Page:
Wing Chun- any good?

Discussion in 'Sports, Adventure Training and Events' started by ooooh_matron, Feb 3, 2013.

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  1. Having got sick to the back teeth of shoulder and wrist injuries caused in part by years of practising martial arts that rely on joint manipulation and throws I'm wondering if Wing Chun would be an alternative.

    Anyone out there enjoy Wing Chun as a way of keeping fit and are the drills likely to minimise joint strains? I like the idea of the straight punches having had difficulties with Systema punching hurting my shoulders like a good-un.

    Not giving a toss how it is alleged to work on the street because I go for the headbutt and choke 9 times out of 10 anyway- just if people use it as a way to supplement fitness :)
     

  2. Always worked for me.
     
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  3. That looks nails- it takes some skill to wear a woolly jumper with that nonchalant aplomb!
     
  4. Cold_Collation

    Cold_Collation LE Book Reviewer

    Beat me to it.

    :-D
     
  5. skid2

    skid2 LE Book Reviewer

    I was just about to say that being white, middle class and protestant my dancing skills are somewhat limited.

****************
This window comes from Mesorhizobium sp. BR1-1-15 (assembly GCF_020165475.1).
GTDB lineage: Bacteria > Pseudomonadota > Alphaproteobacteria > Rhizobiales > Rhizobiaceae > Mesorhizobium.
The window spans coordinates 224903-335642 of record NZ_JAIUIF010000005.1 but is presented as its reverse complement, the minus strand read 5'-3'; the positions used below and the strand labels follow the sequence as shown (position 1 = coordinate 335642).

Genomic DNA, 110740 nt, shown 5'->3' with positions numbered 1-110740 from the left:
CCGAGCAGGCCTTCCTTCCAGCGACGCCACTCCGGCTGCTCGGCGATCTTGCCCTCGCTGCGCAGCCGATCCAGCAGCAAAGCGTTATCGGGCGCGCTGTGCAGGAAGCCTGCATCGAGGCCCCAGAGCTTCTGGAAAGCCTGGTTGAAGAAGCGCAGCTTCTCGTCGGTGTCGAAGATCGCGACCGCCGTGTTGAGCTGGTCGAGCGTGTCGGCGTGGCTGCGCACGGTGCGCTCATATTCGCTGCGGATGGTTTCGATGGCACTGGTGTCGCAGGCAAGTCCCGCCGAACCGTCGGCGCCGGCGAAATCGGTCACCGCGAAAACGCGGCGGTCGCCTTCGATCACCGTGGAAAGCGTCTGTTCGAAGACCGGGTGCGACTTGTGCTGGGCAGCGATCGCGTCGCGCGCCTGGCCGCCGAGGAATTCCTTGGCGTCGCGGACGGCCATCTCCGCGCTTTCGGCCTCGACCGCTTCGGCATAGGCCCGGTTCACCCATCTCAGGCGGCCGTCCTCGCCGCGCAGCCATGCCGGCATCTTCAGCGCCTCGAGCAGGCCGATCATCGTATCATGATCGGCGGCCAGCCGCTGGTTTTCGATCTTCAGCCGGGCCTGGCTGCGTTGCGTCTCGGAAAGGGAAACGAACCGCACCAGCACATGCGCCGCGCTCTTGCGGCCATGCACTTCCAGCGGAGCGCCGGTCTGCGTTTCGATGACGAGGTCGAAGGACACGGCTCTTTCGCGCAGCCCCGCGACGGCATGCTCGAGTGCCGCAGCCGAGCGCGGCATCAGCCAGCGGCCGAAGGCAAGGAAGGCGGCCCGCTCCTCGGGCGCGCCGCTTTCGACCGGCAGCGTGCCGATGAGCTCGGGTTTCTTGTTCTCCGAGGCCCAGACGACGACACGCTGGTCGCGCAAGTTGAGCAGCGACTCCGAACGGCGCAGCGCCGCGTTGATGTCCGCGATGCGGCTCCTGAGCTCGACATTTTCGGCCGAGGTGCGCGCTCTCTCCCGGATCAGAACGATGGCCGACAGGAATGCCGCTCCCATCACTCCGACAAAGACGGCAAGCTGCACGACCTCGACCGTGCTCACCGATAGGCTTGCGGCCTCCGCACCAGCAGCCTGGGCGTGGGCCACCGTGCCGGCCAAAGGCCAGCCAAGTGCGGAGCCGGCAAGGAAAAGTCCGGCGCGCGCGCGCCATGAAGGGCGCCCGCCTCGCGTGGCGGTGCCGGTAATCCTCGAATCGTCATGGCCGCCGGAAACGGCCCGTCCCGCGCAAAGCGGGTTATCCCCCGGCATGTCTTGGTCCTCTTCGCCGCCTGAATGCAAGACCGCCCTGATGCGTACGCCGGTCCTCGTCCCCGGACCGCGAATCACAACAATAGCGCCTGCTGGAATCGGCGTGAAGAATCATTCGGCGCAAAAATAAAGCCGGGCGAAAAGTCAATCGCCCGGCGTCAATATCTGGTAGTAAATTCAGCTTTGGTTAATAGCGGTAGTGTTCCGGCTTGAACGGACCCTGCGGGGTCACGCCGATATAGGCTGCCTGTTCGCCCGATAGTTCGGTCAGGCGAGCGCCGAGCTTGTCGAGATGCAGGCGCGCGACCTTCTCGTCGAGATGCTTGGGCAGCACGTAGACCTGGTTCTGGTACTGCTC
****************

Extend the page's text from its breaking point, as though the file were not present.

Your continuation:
I understand these 80s bands have some appeal-, yet its hard to beat the rolling stones and pints of Guinness

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  6. Grumblegrunt

    Grumblegrunt LE Book Reviewer

    wing chun or tai chi are good for us decrepids as its going with the flow like aikido. keeps you subtle with an aim on remaining calm during conflict instead of the japanese aggressive fight modes.

    wing chun is focused more on the fighting, if you are feeling your age then look around for a decent tai chi instructor. with tai chi and kymen yoga techniques.

    years ago we went along to classes run by a postman and he let us practise balance and defense in bergan and webbing which was fun.
     
  7. Thanks Gg. I'm not quite at the dicrepid stage just yet, but from what you say Wing Chun might warrant further enquiry and offer enough fighty stuff to keep me engaged!

    Cheers.
     
  8. As always, it depends largely on the instructors. Some emphasize the fighting aspects of Wing Chun, up to and including full contact sparring. Other will place more importance on the forms(kata)and training techniques such as "Sticky Hands". And while we're on the subject, if your shoulders hurt from practicing Systema, you will find Sticky Hands drills no fun at all.

    Google your local area for clubs. Visit them and watch a class - if the Sifu won't let you watch, then my advice would be to not even consider joining. Good instructors have nothing to hide.

    Good luck.
     
  9. Grumblegrunt

    Grumblegrunt LE Book Reviewer

    if you've done sytema where you actually get taught rather than the 'watch me beat you up to show how great I am' type of instructor then you can pass that on when offering up as an opponent.

    I took tae kwon do and aikido/judo with me and it was quite usefull having a background to compare.

    tai chi meditations are common to all chinese arts and are enough to keep you occupied for a while. classes are cheap to set up for as you need loose pants/traccy bottoms a yellow and a purple tee shirt. purple for meditation yellow for fighting.